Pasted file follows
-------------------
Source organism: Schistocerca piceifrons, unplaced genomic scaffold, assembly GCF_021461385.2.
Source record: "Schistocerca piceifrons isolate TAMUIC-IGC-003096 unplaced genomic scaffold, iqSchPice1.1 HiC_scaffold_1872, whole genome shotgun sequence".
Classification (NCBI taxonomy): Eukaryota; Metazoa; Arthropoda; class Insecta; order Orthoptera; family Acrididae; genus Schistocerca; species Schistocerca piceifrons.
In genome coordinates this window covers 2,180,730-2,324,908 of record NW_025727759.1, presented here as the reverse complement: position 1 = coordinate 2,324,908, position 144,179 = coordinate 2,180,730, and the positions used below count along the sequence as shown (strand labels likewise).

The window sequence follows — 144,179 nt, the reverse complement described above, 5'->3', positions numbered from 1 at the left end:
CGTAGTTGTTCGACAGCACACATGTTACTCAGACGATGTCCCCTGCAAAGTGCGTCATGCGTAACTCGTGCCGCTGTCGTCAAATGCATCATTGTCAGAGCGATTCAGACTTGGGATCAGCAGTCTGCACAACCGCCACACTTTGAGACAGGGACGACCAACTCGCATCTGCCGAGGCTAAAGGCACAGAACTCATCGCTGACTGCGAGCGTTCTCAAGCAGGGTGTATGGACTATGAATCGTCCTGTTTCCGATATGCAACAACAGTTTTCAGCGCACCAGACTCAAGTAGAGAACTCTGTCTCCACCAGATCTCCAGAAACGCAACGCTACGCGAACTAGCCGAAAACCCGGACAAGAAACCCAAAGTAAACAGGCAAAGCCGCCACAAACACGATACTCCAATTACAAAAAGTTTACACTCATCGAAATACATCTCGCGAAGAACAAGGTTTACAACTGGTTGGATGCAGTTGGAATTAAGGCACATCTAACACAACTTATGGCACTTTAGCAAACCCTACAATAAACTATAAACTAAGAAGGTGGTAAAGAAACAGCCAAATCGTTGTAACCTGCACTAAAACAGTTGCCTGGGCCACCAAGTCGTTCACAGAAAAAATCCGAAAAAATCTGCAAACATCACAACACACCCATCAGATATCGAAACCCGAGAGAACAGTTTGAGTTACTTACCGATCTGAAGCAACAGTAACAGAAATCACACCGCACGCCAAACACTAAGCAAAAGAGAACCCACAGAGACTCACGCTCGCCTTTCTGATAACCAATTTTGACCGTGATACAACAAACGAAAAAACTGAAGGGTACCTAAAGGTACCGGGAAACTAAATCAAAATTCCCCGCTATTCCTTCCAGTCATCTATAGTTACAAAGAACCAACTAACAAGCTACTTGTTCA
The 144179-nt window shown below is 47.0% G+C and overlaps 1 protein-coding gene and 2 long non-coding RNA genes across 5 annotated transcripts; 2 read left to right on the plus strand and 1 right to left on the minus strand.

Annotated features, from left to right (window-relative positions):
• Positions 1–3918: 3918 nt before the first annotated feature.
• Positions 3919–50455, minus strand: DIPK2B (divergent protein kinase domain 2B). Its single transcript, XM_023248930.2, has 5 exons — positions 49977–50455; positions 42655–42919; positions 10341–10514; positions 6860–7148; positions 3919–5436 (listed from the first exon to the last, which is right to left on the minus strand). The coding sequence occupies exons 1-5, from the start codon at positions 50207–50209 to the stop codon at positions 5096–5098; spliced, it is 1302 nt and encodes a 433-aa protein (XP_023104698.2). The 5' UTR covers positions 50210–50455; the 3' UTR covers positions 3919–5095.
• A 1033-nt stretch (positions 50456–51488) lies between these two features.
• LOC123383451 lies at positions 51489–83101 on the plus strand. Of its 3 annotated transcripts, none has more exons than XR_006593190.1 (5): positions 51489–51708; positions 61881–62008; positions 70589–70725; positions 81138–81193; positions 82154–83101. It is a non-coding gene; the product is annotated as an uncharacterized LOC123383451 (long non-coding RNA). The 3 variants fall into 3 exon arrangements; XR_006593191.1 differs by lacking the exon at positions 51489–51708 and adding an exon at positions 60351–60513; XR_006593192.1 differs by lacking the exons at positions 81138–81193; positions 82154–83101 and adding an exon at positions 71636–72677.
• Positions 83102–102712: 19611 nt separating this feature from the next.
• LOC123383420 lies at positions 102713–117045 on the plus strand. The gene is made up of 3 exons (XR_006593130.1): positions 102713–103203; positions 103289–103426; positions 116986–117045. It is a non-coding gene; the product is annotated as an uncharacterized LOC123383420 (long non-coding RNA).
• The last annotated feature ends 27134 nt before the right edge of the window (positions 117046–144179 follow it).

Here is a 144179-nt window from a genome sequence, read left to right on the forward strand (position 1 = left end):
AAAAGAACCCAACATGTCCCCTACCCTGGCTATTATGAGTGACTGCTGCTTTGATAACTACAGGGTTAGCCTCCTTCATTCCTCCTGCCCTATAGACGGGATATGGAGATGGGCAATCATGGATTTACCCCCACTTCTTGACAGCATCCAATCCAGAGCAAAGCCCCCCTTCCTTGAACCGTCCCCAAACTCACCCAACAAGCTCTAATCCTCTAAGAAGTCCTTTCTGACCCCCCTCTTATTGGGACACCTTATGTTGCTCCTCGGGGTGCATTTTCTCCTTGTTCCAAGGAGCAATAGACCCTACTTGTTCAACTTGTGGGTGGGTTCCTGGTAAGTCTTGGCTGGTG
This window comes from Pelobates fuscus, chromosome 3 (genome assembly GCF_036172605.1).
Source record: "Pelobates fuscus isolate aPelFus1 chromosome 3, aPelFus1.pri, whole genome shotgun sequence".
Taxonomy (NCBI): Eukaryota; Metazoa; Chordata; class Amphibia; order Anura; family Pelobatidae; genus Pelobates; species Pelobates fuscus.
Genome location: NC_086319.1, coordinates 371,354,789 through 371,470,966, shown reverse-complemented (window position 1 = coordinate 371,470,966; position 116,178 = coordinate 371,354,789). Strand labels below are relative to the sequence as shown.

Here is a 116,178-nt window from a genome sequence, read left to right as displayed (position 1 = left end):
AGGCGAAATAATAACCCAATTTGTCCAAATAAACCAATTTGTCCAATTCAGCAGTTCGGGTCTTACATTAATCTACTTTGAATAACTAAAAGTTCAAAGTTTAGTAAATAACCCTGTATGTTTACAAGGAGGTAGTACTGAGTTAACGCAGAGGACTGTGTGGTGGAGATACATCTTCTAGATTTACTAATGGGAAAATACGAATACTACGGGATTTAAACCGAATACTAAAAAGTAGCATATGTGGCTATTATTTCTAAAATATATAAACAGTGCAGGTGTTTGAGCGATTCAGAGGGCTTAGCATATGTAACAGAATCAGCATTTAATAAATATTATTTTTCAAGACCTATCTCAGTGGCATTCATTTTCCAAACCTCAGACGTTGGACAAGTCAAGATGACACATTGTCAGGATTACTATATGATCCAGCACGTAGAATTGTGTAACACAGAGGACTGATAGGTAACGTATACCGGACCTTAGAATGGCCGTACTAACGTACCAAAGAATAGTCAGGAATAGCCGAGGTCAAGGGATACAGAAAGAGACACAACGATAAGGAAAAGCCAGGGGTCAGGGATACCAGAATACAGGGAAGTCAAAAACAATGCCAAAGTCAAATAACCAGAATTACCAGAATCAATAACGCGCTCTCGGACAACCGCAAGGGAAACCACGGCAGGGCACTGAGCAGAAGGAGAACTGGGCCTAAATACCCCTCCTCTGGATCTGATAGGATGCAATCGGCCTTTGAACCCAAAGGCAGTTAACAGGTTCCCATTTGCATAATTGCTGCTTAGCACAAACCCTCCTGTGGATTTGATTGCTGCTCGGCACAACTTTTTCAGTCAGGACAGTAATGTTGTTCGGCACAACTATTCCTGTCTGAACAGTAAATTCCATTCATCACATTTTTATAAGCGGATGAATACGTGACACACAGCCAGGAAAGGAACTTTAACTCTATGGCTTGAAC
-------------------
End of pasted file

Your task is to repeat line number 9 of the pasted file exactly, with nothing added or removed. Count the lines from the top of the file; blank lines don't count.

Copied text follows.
• Positions 1–3918: 3918 nt before the first annotated feature.